No recent fishing reports. Winter fishing this past year at Pole Creek was very productive and a large population of crappie was discovered. The reservoir was stocked this past spring so these fish should still be available to anglers.

POWDER RIVER: rainbow trout

The river below Mason Dam was last stocked with legal-sized rainbow trout on June 21.

PRIDAY RESERVOIR: hatchery rainbow trout

Priday Reservoir is a reservoir on mostly BLM property between Plush and Adel. Please respect the private property on the reservoir. The reservoir was dry in 2015. This is great news as several illegally introduced species, crappie and brown bullhead catfish, occurred in the reservoir and have now perished. This very productive reservoir was stocked again with legals and trophy rainbow trout during spring break.

The reservoir is turbid but visibility is better than most reservoirs in the area. Fishing with bait from shore is the best method. Fly and lure fisherman should fish from shore as most fish cruise the shoreline looking for food.

ROGGER POND: hatchery rainbow trout

Fishing for rainbow trout is good during the spring and summer at this old borrow pit located along the Twin springs road in the South Warner mountains. Fly fishing for trout has been good recently. A small float tube would be very beneficial. This is a very scenic location and a good place to take children to fish near Lakeview.

SAND AND SCOTT CREEKS: brook trout and brown trout

Sand and Scott creeks are very small spring fed streams west of Hwy 97 near the Silver Lake highway junction. Fishing on these small streams is open year-round with bait allowed. Most fish are less than 8-inches long.

Redband Trout
Redband Trout
-Oregon Dept. of Fish & Wildlife-

SEVENMILE CREEK: brook trout, brown trout, redband trout

Anglers can access Sevenmile Creek at Nicholson Road and fish upstream of Nicholson Road. Bait is allowed upstream of Nicholson Road. Flows are fishable. Angling is best in the beaver dam pools above Nicholson Road. The bridge crossing Sevenmile Creek at Nicholoson Road is closed. Angling can be good for 6- to 8-inch brook trout.

SKY LAKES AND MOUNTAIN LAKE WILDERNESS: brook trout and rainbow trout

All access is only available by hiking. The easiest hike is into Isherwood Lake via the Cold Spring Trailhead. Mosquitoes are gone. Fishing is best using small panther martin spinners. The most productive lakes are Badger Lake (near Fourmile Lake), Isherwood, Sonya and Margurette in the Sky Lakes Wilderness or Como, Harriette, Echo, Weston and South Pass in the Mountain Lake Wilderness. Rainbow trout in Isherwood and Sonya can reach 16 inches. Large trout have also been observed swimming around in Margurette Lake recently. Look for traveling sedge hatches in these lakes as well as damsel and dragonflies. Weston Lake is fishing excellent and is a great side trip from Lake of the Woods.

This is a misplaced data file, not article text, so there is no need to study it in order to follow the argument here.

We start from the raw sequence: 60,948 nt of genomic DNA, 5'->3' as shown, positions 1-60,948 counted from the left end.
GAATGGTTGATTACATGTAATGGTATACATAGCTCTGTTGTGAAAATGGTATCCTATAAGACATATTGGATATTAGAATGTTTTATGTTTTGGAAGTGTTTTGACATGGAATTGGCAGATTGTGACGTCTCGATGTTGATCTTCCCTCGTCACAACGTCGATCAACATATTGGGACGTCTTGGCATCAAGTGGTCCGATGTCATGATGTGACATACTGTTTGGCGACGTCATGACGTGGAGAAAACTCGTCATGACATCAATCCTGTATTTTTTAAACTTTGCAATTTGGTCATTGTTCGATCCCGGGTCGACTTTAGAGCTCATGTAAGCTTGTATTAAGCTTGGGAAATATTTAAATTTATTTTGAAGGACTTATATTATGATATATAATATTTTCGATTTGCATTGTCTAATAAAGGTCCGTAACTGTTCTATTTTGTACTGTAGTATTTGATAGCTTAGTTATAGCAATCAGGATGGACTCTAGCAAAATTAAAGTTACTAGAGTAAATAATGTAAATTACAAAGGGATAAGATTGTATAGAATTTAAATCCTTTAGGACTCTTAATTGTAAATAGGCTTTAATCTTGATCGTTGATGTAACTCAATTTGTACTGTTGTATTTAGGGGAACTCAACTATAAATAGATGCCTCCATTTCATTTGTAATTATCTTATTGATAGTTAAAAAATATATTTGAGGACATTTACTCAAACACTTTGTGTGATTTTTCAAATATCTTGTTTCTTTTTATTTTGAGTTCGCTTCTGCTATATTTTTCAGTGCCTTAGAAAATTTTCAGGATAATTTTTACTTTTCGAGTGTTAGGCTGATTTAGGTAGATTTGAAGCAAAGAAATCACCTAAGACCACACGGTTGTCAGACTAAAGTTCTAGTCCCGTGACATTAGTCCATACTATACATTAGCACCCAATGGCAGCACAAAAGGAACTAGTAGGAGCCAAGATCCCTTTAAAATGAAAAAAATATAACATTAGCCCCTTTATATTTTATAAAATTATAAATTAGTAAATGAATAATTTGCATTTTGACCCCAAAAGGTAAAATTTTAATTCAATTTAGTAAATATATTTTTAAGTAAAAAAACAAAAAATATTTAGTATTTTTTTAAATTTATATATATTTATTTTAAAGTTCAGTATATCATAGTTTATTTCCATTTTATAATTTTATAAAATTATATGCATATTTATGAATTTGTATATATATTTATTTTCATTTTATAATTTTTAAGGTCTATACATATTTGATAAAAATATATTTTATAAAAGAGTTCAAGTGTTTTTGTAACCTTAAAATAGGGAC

SHERLOCK GULCH RESERVOIR: hatchery rainbow trout

The reservoir is full. Due to drought the reservoir went dry last year, but fingerling rainbow trout were stocked this spring.

Sid LUCE ReSERVOIR: hatchery rainbow trout

The reservoir is full but there have been no recent fishing reports. Large fingerlings were stocked in May and fish from previous stockings in 2015 were seen jumping. Lures or flies that mimic crayfish work well.

Spaulding Reservoir: hatchery rainbow trout

The reservoir was dry in 2015 and surprisingly remains dry.

Brook Trout
Brook trout, released back to the river.
-Photo by Phil Fischer-

SPENCER CREEK: redband trout and brook trout

Spencer Creek provides excellent angling for small redband trout generally eight inches or less. Best fishing is near three lower road crossings on Green Diamond and BLM property. A campground exists on Upper Spencer Creek on the USFS but fishing is slower at this site.

SPRING CREEK: redband trout, brown trout, brook trout

Spring Creek is very slow angling due to very cold and clear water. Brown trout are beginning to enter the creek to prepare to spawn. Best areas to fish are in Collier State Park near the bridge crossing and the riffle above the mouth.

SPRAGUE RIVER: redband trout, brown trout, largemouth bass and yellow perch

Fishing is slow as redband density is low and most redband have moved to spring fed areas of the river. Best fishing is upstream of Beatty in the area fed by numerous springs. River flows are 172 cfs at the mouth. Water temperature is peaking at 66 degrees at the mouth. Yellow perch angling should be excellent if you can find them.